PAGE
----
A reason for the difficulty in retaining fluorine at higher levels is due to, but not limited to, the relatively higher temperatures at which the prior approaches operate. Prior art approaches include such techniques as having a 2000° C. flame substantially proximate to the deposition which tends to bake out or at least substantially lower the fluorine content in the deposited material. The higher operating temperatures of the prior art approaches tend to vaporize the fluorine from the soot.
The present invention overcomes the aforementioned disadvantages as well as others. In accordance with the teachings of the present invention, a method and apparatus is provided for manufacturing optical components. In one aspect of the present invention, a surface area collector has a plurality of collection surfaces arranged to form a chamber where one of the surfaces has an aperture. A burner is in communication with the aperture and disposed such that the soot collected in the chamber is substantially unaffected by subsequently deposited soot. The chamber operates at relatively low temperatures sufficient to retain rather volatile substances, such as fluorine, in the soot. Thus, the lower temperature environment of the surface area collector has substantial advantages versus a 2000° C. environment of the prior art.
In another aspect of the present invention, a burner generates soot that is received by a substrate. At least one magnetic force generator directs the soot to be deposited on the substrate. In this way, a more efficient deposition is achieved.
Additional features and advantages of the invention will be set forth in the detailed description which follows, and in part will be readily apparent to those skilled in the art from that description or recognized by practicing the invention as described in the detailed description which follows, the claims, as well as the appended drawings.
It is to be understood that both of the foregoing general description and the following detailed description are merely exemplary of the invention, and are intended to provide an overview of framework for understanding the nature and character of the invention as it is claimed. The accompanying drawings are included to provide a further understanding of the invention, and are incorporated in and constitute a part of this specification. The drawings illustrate various features and embodiments of the invention, and together with the description serve to explain the principles and operation of the invention.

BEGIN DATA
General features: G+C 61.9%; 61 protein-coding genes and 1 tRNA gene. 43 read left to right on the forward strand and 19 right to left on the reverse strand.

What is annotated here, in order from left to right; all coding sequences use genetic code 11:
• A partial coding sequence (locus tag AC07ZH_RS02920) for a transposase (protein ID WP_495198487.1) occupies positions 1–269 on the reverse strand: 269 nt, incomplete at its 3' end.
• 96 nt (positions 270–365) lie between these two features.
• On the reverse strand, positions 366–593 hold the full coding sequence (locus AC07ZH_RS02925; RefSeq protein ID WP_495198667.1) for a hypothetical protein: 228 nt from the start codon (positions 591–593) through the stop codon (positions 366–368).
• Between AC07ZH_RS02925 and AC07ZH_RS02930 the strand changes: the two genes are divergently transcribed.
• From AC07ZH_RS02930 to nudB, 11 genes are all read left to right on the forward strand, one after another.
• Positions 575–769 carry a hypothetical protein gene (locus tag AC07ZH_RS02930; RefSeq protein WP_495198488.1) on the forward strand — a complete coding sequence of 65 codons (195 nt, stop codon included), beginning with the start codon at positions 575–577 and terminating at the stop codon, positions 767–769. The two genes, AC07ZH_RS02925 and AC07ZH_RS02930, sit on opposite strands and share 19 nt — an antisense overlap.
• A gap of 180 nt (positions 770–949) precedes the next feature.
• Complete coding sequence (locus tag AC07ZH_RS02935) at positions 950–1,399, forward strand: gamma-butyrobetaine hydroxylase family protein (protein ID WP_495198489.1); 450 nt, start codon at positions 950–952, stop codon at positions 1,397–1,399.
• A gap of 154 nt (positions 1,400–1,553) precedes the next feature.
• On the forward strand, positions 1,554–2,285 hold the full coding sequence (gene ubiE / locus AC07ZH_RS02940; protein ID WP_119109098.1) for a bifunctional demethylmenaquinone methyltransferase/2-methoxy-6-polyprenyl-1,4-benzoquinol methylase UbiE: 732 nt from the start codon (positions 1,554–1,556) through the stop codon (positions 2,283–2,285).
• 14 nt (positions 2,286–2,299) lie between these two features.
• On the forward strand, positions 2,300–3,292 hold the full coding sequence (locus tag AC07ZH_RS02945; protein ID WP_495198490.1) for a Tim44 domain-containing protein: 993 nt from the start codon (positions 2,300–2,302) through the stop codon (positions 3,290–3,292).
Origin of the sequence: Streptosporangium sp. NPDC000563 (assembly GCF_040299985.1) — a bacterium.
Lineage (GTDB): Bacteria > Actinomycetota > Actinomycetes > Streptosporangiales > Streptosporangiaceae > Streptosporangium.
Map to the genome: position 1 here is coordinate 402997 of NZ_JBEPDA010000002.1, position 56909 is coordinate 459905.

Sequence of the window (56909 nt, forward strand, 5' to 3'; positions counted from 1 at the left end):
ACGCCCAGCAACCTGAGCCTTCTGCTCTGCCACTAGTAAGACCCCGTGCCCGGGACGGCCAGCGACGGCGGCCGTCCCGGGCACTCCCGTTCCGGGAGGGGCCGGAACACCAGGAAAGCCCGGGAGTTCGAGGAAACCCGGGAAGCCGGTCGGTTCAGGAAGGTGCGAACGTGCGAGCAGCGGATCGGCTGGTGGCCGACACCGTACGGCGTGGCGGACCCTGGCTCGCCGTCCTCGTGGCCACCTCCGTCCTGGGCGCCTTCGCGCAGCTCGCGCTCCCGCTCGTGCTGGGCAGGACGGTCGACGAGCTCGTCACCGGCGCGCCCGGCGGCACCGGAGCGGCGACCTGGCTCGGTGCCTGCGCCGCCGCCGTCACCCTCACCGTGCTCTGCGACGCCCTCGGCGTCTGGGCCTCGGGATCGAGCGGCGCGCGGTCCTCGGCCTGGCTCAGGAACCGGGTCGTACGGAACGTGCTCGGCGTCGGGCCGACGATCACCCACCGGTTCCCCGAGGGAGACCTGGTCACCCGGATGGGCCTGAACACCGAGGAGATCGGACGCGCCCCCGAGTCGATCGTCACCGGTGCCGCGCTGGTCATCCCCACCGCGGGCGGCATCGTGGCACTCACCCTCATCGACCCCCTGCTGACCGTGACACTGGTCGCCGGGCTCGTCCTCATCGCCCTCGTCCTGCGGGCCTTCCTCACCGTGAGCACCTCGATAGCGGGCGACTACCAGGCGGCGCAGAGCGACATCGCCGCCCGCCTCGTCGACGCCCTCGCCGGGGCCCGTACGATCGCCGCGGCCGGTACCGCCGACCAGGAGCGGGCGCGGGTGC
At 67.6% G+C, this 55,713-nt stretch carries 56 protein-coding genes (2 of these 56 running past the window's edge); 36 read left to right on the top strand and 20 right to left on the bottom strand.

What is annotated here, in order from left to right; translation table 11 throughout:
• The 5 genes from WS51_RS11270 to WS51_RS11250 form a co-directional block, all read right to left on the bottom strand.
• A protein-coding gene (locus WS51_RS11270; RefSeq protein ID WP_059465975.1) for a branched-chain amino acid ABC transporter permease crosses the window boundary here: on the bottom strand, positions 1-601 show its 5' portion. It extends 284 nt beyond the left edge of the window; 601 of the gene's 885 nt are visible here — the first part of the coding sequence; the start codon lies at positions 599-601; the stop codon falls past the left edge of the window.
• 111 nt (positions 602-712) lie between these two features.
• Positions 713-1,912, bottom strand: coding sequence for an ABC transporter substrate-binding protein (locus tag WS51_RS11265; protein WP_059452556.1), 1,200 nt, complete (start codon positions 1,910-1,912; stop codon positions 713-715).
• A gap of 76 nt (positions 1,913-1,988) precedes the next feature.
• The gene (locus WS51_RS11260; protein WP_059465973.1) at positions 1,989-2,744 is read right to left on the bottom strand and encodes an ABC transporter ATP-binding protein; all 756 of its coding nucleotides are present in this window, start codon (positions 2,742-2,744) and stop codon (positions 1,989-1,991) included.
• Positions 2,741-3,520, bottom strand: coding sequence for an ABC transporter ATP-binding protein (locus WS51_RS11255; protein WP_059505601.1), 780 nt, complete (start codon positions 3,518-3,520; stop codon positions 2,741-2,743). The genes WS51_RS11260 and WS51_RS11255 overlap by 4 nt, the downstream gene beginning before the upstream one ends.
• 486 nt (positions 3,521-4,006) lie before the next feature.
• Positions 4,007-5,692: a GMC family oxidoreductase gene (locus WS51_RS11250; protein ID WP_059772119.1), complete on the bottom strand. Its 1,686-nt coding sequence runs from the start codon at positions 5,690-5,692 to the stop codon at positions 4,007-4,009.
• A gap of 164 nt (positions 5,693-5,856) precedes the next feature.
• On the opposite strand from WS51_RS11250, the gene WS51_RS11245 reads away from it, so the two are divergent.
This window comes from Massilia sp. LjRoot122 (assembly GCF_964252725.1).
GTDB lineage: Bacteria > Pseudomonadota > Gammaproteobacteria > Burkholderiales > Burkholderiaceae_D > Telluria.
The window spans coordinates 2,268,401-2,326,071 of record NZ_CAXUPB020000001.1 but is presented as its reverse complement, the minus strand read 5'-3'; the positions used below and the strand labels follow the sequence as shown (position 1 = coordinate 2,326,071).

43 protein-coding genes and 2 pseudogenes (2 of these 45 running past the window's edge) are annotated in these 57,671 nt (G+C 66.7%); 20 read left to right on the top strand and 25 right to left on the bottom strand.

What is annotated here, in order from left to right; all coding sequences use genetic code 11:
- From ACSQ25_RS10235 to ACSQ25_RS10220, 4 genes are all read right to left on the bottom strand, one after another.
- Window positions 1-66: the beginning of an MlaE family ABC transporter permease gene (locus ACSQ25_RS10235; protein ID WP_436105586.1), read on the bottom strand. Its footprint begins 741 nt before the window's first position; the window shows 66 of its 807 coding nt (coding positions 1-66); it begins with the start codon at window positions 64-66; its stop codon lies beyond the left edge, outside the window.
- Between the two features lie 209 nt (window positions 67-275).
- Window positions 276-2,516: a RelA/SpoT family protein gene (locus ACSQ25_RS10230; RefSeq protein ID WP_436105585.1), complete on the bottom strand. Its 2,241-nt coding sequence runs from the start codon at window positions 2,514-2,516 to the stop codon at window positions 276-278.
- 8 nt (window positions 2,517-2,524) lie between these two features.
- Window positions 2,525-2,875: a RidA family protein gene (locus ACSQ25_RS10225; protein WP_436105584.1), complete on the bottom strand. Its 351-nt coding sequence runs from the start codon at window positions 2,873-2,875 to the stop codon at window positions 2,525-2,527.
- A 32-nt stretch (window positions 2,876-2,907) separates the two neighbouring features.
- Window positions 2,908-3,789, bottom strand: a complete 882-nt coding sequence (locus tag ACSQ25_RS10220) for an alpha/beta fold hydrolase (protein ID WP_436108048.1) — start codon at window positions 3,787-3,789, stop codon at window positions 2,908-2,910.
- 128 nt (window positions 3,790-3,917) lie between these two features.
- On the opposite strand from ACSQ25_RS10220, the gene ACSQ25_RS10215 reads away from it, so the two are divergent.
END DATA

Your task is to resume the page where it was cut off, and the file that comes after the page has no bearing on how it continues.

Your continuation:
FIG. 1 is a side view of the preferred components of the present invention for producing and collecting soot wherein magnets for assisting the collection of soot are disposed outside the present invention's surface area collector;
FIG. 2 is a side view of soot producing and collecting components of an alternate embodiment wherein magnets for assisting the collection of soot are disposed within the surface area collector;
FIG. 3 is a side view of soot producing and collecting components of an alternate embodiment wherein an electromagnet is used for assisting the collection of soot;
FIG. 4 is a side view of soot producing and collecting components of an alternate embodiment without the use of magnets for assisting the collection of soot;
FIG. 5 is a top view of a substrate with conductive materials for depositing soot upon the conductive materials;
FIGS. 6a-6 c depict views of an alternate embodiment of the surface area collector;
FIG. 7 is a side view of the waveguide burner of the present invention;
FIG. 8 is an x-y graph depicting the interrelationship between the soot collection in the surface area collector and the fluorine weight percentage that is deposited; and
FIG. 9 is a side view of an alternate embodiment of the present invention wherein a conveying system conveys substrates through a surface collector and a sintering oven.
Reference will now be made in detail to the present preferred embodiments of the invention, examples of which are illustrated in the accompanying drawings. Wherever possible, the same reference numerals are used throughout the drawings to refer to the same or like parts.
An exemplary embodiment of the present invention is shown in FIG. 1. FIG. 1 depicts an apparatus 20 to produce and collect soot 22 for glass melting manufacturing of such optical components as, but not limited to, optical fibers and multi-component glasses used for amplification in fiber systems. The apparatus 20 includes a waveguide burner 24 and a surface area collector 26.
Waveguide burner 24 preferably uses a fuel/liquid delivery system 28 in order to produce soot particles 22 (i.e., particulate material). Organometallic liquid precursors are pumped to waveguide burner with an atomizing gas composed of a mixture of CF4 and nitrogen or CF4 and oxygen or other like gases (such as perfluoro compounds). Precursors are reacted in the burner. An exemplary organometallic liquid for the present invention includes octamethylcyclotetrasiloxane (OMCTS) Si4O4C8H24. The CF4—N2 mixture atomizes the organometallic liquid precursor and provides the source of fluorine in the soot.